Alzheimer's: French scientists focus on key target

January 24, 2012

French scientists said on Tuesday that lack of a key brain protein was linked to Alzheimer's, a finding that threw up a tempting target for drugs to fight the disease.

"What we've found is a weapon for controlling and modifying tau," said Etienne-Emile Baulieu of France's National Institute of Health and Medical Research (Inserm), referring to a culprit involved in Alzheimer's.

Building on earlier work, researchers delved into a Paris "brain bank," of organs donated for medical science, to compare levels of a protein called FKBP52 among brains of people who had died of dementia and those who had died of other causes.

Tiny slivers of brain were extracted and their chemicals analysed.

In the , "levels of FKBP52 were 75 percent lower among people who had died of Alzheimer's and other tau diseases, a dramatic fall," Baulieu told a press conference.

Baulieu said FKBP52 was the best target that had surfaced so far in the fight against Alzheimer's, a disease that is as cruel as it is baffling.

A rogue protein that later became named tau was first spotted in 1912 by Alois Alzheimer, the German neuropathologist who gave his name to this relentless of the brain.

When normal tau undergoes a process called hyperphosphorylation, it starts to assemble in microscopic tangles inside , killing them.

But another telltale sign of Alzheimer's is the accumulation of so-called amyloid plaques outside neurons, and their connection with tau, if any, remains unclear.

Discovered in 1992, FKBP52 is a protein that is found abundantly in the , where it has a workhorse role in folding and unfolding other proteins.

But it has also been revealed to bind to tau, which gives rise to the theory that lack of the helps tau to clump together.

Baulieu sounded a word of caution, saying the molecular cascade of events that cause was still not fully clear.

But levels of FKBP52 could be used as a marker of susceptibility to Alzheimer's, and boosting them could provide a means of stalling progression of the disease.

"I think that in three or four years, we will have results that are sufficiently broad and robust to be able to use candidate drugs that we will have found, or that pharmaceutical companies can use and modify," he said.

"It may go a lot faster than people say."

In 2010, International, the umbrella body of national associations for the disease, estimated that the number of Alzheimer's sufferers will mushroom from 35.6 million people worldwide to 65.7 million by 2030 and 115.4 million by 2050.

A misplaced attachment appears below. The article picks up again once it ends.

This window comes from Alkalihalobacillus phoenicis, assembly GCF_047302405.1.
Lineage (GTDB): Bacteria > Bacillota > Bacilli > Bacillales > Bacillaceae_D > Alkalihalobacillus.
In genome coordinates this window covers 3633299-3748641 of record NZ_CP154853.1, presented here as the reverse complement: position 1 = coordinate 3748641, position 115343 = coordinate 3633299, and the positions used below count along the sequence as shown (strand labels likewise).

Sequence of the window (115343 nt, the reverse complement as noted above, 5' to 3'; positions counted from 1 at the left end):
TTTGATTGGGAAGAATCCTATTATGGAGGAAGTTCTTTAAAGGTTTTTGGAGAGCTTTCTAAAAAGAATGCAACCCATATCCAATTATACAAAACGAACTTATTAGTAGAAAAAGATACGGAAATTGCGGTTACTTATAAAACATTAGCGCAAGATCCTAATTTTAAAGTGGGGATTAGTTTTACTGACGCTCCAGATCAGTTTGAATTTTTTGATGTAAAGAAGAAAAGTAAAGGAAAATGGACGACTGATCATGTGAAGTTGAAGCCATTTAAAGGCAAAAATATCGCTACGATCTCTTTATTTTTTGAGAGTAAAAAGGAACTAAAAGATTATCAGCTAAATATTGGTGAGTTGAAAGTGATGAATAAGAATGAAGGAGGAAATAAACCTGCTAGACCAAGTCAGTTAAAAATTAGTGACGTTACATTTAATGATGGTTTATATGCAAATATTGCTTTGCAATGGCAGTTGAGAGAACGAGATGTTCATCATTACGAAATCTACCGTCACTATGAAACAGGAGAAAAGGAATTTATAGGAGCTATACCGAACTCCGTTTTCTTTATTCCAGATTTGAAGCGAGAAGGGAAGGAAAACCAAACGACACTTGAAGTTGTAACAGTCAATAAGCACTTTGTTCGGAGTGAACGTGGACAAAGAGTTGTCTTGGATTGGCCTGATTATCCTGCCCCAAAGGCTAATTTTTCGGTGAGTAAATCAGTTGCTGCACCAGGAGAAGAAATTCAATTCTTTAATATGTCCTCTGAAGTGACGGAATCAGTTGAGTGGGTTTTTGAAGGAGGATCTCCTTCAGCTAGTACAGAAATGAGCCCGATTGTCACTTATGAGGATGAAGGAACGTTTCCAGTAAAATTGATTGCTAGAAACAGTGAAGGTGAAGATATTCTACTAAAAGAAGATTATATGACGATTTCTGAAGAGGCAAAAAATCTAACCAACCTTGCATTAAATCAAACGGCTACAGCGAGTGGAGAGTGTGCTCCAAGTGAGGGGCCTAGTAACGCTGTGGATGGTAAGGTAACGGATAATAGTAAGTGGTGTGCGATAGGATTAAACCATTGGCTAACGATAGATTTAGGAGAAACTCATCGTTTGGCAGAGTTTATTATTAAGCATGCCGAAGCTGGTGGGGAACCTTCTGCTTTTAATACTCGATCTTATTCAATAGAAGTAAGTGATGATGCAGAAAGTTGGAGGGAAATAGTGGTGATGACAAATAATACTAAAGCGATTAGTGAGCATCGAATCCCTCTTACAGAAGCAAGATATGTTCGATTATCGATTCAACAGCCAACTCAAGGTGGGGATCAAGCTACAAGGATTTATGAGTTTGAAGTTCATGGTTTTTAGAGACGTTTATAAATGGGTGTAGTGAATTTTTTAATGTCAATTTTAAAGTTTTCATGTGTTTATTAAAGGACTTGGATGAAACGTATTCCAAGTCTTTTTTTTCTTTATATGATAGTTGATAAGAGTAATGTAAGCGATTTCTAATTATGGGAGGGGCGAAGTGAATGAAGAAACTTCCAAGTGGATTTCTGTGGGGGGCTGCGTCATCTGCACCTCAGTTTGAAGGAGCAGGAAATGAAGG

The research appears in the Journal of Alzheimer's Disease.

Explore further: Alzheimer's vaccine cures memory of mice

Related Stories

Alzheimer's vaccine cures memory of mice

December 9, 2011
(Medical Xpress) -- A vaccine that slows the progression of Alzheimer's disease and other types of dementia has been developed by researchers at the University of Sydney's Brain and Mind Research Institute (BMRI).

Study reveals link between high cholesterol and Alzheimer's disease

September 12, 2011
People with high cholesterol may have a higher risk of developing Alzheimer's disease, according to a study published in the September 13, 2011, issue of Neurology, the medical journal of the American Academy of Neurology.

Alzheimer's protein detected in brain fluid of healthy mice

September 21, 2011
(Medical Xpress) -- One of the most promising markers of Alzheimer’s disease, previously thought only to be inside nerve cells, now appears to be normally released from nerve cells throughout life, according to researchers ...

Recommended for you

Team finds training exercise that boosts brain power

October 17, 2017
One of the two brain-training methods most scientists use in research is significantly better in improving memory and attention, Johns Hopkins University researchers found. It also results in more significant changes in brain ...

Worms learn to smell danger

October 17, 2017
Worms can learn. And the ways they learn and respond to danger could lead scientists to new treatments for people with neurodegenerative diseases.

'Busybody' protein may get on your nerves, but that's a good thing

October 17, 2017
Sensory neurons regulate how we recognize pain, touch, and the movement and position of our own bodies, but the field of neuroscience is just beginning to unravel this circuitry. Now, new research from the Salk Institute ...

Mechanism explains how seizures may lead to memory loss

October 16, 2017
Although it's been clear that seizures are linked to memory loss and other cognitive deficits in patients with Alzheimer's disease, how this happens has been puzzling. In a study published in the journal Nature Medicine, ...

Study shows people find well-being more so from special places than from mementoes

October 16, 2017
(Medical Xpress)—A team of researchers at the University of Surrey has found that people experience a feeling of well-being when thinking about or visiting a place that holds special meaning to them. They also found that ...

A dietary supplement dampens the brain hyperexcitability seen in seizures or epilepsy

October 14, 2017
Seizure disorders—including epilepsy—are associated with pathological hyperexcitability in brain neurons. Unfortunately, there are limited available treatments that can prevent this hyperexcitability. However, University ...

0 comments

Please sign in to add a comment. Registration is free, and takes less than a minute. Read more

Click here to reset your password.
Sign in to get notified via email when new comments are made.